From the November 01, 2012 issue of Futures Magazine • Subscribe!

Down Traders: The Only Guide You Will Ever Need to Make Money on Stocks That Go Down

Book Review

Down Traders: The Only Guide You Will Ever Need to Make Money on Stocks That Go Down
By Jeffrey S. Kopitz
Langdon Street Press
$24.95;190 pages

This is a well-written, beautifully-illustrated introductory book on shorting the market based mostly on using technical analysis and candlestick charting. While the book’s logical and easy-to-read format, clear writing style and numerous color charts are first-rate, its contents will probably not be eye-opening or new to existing or advanced traders. However, newbies will definitely benefit from the material covered. 

The author begins with a basic explanation of how the stock market works and what vehicles are available, followed by the order types, market hours, office set-up, broker selection and a trading system checklist. He provides an excellent example of the checklist components. Additionally, he covers the five emotional enemies of traders.

Kopitz recommends 10 trading vehicles for shorting including the three major indexes, the inverse index and leveraged ETFs, high-beta stocks, FOREX pairs, commodities, and last gold, real estate, and country ETFs. Next, he reviews ways to short using put options on indexes, stocks and ETFs. Although the author provides a useful short selling trigger list, he includes the RSI (relative strength index) and OBV (on-balance volume) indicators which are not explained until later chapters.

While Kopitz offers a brief chapter on fundamental analysis, he favors technical analysis and devotes two chapters to the subject. He provides a short description of 10 well-known technical indicators (e.g., volume, simple moving averages, OBV, MACD, RSI, Commodity Channel Index and Stochastics), and then briefly covers support and resistance, trend lines, gaps and trigger points. 

He suggests that readers select five of the 10 indicators that they prefer after working with them for a while. However, he doesn’t specify which ones may overlap with similar signals. Although Kopitz does mention Fibonacci numbers, he does not provide a charting example. The author spends considerable space (33 pages) on the most popular candlestick formations followed by candlestick reversal patterns with chart examples.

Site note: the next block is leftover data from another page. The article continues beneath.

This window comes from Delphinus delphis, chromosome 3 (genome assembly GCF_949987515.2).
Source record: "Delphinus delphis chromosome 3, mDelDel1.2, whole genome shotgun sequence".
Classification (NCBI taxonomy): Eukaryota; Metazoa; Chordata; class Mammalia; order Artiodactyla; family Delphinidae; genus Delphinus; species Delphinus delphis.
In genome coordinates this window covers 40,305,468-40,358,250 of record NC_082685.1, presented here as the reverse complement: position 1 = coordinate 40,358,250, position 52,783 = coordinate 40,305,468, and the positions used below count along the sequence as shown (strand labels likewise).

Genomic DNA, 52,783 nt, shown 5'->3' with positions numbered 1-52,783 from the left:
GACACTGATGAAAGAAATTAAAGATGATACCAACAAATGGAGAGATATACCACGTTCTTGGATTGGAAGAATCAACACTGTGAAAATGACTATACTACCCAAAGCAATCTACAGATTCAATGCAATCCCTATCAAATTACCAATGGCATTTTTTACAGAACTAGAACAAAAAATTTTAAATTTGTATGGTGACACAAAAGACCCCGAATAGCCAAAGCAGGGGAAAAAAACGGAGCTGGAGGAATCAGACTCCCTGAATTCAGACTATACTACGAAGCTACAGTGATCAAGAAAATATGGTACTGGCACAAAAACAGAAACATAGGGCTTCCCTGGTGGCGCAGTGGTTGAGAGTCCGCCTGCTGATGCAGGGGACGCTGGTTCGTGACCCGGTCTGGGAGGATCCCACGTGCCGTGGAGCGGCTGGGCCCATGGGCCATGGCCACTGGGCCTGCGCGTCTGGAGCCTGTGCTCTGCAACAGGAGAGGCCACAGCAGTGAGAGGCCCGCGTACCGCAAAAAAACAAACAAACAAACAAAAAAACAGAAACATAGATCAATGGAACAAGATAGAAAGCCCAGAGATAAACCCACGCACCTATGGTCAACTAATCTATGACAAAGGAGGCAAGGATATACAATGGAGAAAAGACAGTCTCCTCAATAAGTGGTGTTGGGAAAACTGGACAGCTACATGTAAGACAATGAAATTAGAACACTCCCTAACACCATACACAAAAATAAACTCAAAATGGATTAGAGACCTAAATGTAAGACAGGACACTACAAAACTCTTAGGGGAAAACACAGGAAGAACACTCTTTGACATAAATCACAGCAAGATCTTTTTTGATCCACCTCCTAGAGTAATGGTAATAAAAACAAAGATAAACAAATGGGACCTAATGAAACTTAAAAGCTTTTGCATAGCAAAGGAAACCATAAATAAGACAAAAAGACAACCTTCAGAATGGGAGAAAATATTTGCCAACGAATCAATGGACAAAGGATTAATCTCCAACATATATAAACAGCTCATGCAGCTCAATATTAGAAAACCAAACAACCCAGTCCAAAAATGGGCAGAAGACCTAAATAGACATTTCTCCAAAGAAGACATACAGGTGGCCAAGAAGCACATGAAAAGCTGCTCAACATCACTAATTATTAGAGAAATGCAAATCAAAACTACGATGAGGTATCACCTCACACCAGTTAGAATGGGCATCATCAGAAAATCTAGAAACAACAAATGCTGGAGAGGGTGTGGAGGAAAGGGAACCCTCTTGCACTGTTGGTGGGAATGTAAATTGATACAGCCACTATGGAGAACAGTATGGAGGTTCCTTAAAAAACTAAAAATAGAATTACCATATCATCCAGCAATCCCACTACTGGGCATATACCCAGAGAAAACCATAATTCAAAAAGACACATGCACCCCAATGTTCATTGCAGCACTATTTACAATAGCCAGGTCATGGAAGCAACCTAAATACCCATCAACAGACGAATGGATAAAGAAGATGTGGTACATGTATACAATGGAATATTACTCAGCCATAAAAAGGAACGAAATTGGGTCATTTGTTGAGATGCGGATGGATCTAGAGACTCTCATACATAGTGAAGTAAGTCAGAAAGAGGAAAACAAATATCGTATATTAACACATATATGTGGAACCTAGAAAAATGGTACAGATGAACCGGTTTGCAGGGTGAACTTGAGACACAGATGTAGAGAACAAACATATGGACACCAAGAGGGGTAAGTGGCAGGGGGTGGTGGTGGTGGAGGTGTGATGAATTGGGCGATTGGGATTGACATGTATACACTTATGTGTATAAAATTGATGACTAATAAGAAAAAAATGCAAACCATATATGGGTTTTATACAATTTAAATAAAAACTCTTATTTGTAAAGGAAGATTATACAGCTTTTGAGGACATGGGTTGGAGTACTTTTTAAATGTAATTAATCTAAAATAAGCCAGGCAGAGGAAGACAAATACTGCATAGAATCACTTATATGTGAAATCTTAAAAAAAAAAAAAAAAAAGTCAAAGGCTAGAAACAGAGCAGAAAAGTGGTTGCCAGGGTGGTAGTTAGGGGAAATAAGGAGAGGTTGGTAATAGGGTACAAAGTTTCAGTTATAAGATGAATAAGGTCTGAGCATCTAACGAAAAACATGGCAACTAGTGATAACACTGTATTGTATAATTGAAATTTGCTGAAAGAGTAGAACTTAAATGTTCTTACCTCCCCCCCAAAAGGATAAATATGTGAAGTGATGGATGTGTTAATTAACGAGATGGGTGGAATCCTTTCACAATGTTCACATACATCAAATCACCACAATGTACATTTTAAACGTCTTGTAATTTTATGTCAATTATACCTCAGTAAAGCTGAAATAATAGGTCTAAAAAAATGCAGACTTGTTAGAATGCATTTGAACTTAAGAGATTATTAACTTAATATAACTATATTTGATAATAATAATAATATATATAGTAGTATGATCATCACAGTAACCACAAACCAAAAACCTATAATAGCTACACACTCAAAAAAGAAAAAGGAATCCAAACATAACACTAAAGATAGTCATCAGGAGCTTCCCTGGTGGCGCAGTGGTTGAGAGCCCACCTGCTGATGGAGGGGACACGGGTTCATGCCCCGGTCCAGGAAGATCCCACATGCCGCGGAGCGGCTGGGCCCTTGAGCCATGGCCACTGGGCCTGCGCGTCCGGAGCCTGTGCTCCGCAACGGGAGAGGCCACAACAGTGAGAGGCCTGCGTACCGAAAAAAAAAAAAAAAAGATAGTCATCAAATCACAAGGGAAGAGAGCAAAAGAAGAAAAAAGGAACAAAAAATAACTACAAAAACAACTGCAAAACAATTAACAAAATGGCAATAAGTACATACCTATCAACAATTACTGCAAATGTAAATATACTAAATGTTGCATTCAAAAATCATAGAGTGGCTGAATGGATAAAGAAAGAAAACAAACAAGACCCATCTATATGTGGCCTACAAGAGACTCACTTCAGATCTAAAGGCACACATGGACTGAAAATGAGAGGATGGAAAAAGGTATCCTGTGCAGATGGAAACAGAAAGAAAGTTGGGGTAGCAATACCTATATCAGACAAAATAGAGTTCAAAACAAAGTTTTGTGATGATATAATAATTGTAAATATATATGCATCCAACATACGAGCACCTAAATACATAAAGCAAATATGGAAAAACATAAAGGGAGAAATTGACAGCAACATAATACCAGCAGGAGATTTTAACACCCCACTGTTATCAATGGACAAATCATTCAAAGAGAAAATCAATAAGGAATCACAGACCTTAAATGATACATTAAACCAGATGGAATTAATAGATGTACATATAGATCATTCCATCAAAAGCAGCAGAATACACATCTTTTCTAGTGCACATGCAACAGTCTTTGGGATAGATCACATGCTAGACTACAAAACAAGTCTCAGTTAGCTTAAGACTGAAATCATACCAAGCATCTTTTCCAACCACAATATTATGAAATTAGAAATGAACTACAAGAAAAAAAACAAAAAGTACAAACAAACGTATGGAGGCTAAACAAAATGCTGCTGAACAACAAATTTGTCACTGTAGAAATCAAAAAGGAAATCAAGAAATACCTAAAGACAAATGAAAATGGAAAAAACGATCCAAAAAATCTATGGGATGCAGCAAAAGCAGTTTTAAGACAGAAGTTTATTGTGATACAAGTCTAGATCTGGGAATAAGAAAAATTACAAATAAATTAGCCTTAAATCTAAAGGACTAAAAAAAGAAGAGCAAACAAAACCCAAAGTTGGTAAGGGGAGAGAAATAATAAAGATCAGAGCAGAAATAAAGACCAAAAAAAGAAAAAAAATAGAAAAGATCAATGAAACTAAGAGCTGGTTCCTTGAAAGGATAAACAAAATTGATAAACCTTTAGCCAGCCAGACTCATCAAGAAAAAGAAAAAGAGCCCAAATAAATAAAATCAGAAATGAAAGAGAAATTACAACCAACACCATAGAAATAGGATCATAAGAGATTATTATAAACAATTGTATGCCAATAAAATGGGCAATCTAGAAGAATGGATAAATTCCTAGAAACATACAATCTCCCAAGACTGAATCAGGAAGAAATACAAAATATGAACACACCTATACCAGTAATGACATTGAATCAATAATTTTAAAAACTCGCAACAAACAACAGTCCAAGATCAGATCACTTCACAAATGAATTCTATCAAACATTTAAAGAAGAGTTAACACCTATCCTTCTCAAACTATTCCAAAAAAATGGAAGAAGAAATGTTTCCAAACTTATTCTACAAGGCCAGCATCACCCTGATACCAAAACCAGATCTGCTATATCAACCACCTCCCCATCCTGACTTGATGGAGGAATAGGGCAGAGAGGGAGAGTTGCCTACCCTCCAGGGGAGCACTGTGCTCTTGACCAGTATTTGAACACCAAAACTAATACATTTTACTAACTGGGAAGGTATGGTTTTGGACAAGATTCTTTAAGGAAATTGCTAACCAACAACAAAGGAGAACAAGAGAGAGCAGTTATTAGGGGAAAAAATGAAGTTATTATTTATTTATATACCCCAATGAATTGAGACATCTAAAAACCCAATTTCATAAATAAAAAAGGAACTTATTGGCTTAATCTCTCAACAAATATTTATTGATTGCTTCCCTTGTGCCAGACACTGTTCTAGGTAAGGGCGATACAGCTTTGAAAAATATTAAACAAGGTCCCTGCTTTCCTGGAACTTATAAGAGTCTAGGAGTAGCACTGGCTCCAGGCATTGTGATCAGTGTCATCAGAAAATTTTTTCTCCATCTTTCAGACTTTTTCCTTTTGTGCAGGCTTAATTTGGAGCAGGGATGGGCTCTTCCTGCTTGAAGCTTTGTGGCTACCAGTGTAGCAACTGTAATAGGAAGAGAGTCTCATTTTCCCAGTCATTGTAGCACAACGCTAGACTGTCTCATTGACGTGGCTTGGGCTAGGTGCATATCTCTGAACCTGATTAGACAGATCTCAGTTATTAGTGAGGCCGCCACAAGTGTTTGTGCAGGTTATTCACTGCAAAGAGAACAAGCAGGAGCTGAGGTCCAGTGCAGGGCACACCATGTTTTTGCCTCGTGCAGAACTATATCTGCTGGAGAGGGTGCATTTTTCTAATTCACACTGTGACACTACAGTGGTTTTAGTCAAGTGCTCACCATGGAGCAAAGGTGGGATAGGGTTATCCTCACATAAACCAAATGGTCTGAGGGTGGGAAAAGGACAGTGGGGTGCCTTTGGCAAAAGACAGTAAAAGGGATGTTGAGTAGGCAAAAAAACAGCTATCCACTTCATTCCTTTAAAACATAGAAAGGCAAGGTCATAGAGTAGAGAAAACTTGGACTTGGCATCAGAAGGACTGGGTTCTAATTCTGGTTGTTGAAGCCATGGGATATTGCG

Also included is a chapter on using options, their basic elements and a few strategies, one of which is a detailed look at handling a straddle. He then reviews 10 options trading tips. This is followed by guidance on handling risk management with stops using limits, moving averages and average true range.

Kopitz recommends that a trading journal be kept and he offers a spreadsheet download to readers from his website. Unfortunately when I tried to download the spreadsheet it did not appear. Moreover, there was no email address or contact information on his website to contact the author for clarification or more information.

Overall, Kopitz provides a useful guide to shorting the market and ties all his points together in a 13-page Appendix labeled “Quick Start Guide” that is also downloadable from the author’s website. One shortcoming is the lack of a bibliography for further study. (For more detailed information on short selling, I recommend Alexander Elder’s books). In summary, this is a good introduction to shorting the market, but certainly much more study will be required than provided here before you become a successful short seller. 

Leslie N. Masonson is the author of Buy DON’T Hold and All About Market Timing, (Second Edition). Reach him at lesmasonson@yahoo.com

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